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Secondly, as far as I can tell, there are basically three ways to make a Dresden Plate.  Paper piecing is probably the least common, but in patterns such as Everyday Best by Piece ‘O Cake use the Dresden idea and expound on it.  The oldest, and probably most common, is templates.  Just Google Dresden Plate Templates and you’ll come up with lots of results, but I especially liked the tutorial on making your own paper templates at PatchworkPosse.com.  The third way is to use manufactured templates or rulers, which are usually made out of materials suited for rotary cutting tools.

Paper piecing is paper piecing, but whether you use paper templates or manufactured templates, the process is pretty much the same.  Cut wedges, sew tops, clip, turn, press, then sew wedges together into desired finished shape.  Applique finished shape to a background fabric, then applique circle over center.  Applique can be hand or machine.  Background may be whole cloth or just a block.  All depends on the desired finish.

There are two basic differences to look for in templates or rulers.  It’s all about the degree of the wedge, and how narrow the bottom of the wedge is.

The wider the degree of the wedge, the fewer blades the Dresden Plate will have.  A 30 degree wedge will create 12 plates, an 18 degree wedge will create 20 plates.  There are other degrees that are available, so just be aware that as the degree of the template changes, so will the number of plates.  And be aware that what one manufacturer calls 18 degrees may not be what another manufacturer calls 18 degrees.  If you want your Dresdens to be consistent, be sure to use the same template for all of your blades.

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Likewise, the more narrow the bottom of the wedge, the less of a hole will be created in the center of the Dresden Plate.  Most templates have a wider bottom edge, which is what creates the hole in the center.  However, some have very narrow bottom edges, which leaves no hole in the center, or at least a very minimal one.  Having a hole in the center eliminates the bulk where the seams come together, and there isn’t a concern with matching seams as they meet in the center.

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Some templates include information on cutting the circle to applique on the center, and some do not.  It all depends on the product.  Just as in with the blades, it is possible to make your own template for the center applique, but it is helpful to have a guide.  Also, the center applique does not have to be a circle.  It can be a hexagon.  A square.  A bird.  Really, anything you want, as long as it securely covers the opening in the center of the Dresden Plate.

So, here is the list of products that I reviewed, and just a little bit about each one.  I hope you find this helpful on your next Dresden Plate project!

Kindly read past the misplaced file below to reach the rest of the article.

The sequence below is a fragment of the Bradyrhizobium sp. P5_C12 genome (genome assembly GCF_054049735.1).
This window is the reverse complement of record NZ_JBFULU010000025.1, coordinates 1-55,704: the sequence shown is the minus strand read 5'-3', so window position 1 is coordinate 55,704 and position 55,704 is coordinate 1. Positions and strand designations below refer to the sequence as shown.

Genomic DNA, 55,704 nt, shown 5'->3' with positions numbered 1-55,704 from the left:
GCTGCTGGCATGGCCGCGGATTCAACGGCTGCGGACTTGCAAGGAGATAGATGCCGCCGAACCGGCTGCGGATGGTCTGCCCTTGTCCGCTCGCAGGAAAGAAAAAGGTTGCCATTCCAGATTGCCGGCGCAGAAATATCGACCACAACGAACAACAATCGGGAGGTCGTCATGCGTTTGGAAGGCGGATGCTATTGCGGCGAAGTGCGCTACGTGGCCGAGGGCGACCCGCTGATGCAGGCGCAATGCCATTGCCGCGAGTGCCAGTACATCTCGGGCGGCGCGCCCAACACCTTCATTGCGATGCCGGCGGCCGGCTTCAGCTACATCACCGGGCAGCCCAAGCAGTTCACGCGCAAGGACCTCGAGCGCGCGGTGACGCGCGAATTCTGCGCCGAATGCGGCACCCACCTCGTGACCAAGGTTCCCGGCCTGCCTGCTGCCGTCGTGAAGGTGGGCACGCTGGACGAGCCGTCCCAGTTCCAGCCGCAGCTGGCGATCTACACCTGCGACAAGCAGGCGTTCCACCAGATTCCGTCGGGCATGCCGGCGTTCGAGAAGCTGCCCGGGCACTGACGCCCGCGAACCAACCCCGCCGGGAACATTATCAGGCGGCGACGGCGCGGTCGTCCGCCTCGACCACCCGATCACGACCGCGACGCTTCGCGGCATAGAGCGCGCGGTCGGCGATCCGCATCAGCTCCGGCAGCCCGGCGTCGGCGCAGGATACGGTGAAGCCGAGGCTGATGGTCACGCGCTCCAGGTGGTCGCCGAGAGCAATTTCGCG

Suzn Quilts Mini Dresden– Uses 3 1/2″ strips to create 12 blades.  Includes circle applique template.
Suzn Quilts Tiny Dresden– Uses 2″ strips to create 12 blades.  Includes circle applique template.
Marti Michell Dresden– Includes multiple tools and extensive instructions for multiple sizes from 7-12″.
Marti Michell Mini Dresden– Includes multiple tools and extensive instructions for multiple sizes from 3-5″.
Creative Grids Kaleidoscope & Dresden Plate– 45 or 22 1/2 degree triangle for multiple size blades.  45 degree makes 8 blades, 22 1/2 makes 16 blades.  Instructions included as well as online video.
Creative Grids 18 degree Dresden– Cuts multiple size blades, 20 blades per full Dresden.  Includes circle template, which can also be used to make rounded tips.  Instructions included as well as online video.
EZ Quilting 30 degree Triangle Ruler– Cuts multiple size blades, 12 blades per full Dresden.  Limited instructions.  Finishes with no hole in center.  Does not include template for applique circle.
EZ Quilting 45 degree Triangle Ruler– Cuts multiple size blades, 8 blades per full Dresden.  Limited instructions.  Finishes with no hole in center.  Does not include template for applique circle.
EZ Quilting Dresden– Cuts multiple size blades, 20 blades per full Dresden.  Limited instructions.  Does not include template for applique circle.
Stack’N’Whack 18 degree Fan– Cuts multiple size blades, 20 blades per full Dresden.  Excellent instructions.  Includes pattern.
Fast 2 Cut Dresden Plate Template– Cuts multiple size blades, 20 blades per full Dresden.  Excellent instructions.  Does not include circle template.
Clover Dresden Plate and Fan Collection by Nancy Zieman– Cuts multiple size blades, 20 blades per full Dresden.  Instructions in multiple languages.  Includes template for applique circle.  Not to be used directly with rotary cutter.  Trace first, or alight rotary ruler with the template.

To buy a new ruler, or not to buy a new ruler-

Okay, sew here's the dealio- The pattern "Houndstooth" makes multiple sizes, which is always a plus in a quilt pattern if you ask me.  (I don't know why, since I rarely actually follow the size directions, but whatever.)  Anyway, there are actually two different Creative Grids rulers you can use to make this pattern, based on the finished size of the quilt.  Well, it really is asking too much for me to actually READ the back of the pattern when I buy it, so of course, I bought the ruler intended for the larger size, not the baby size.  This is a problem.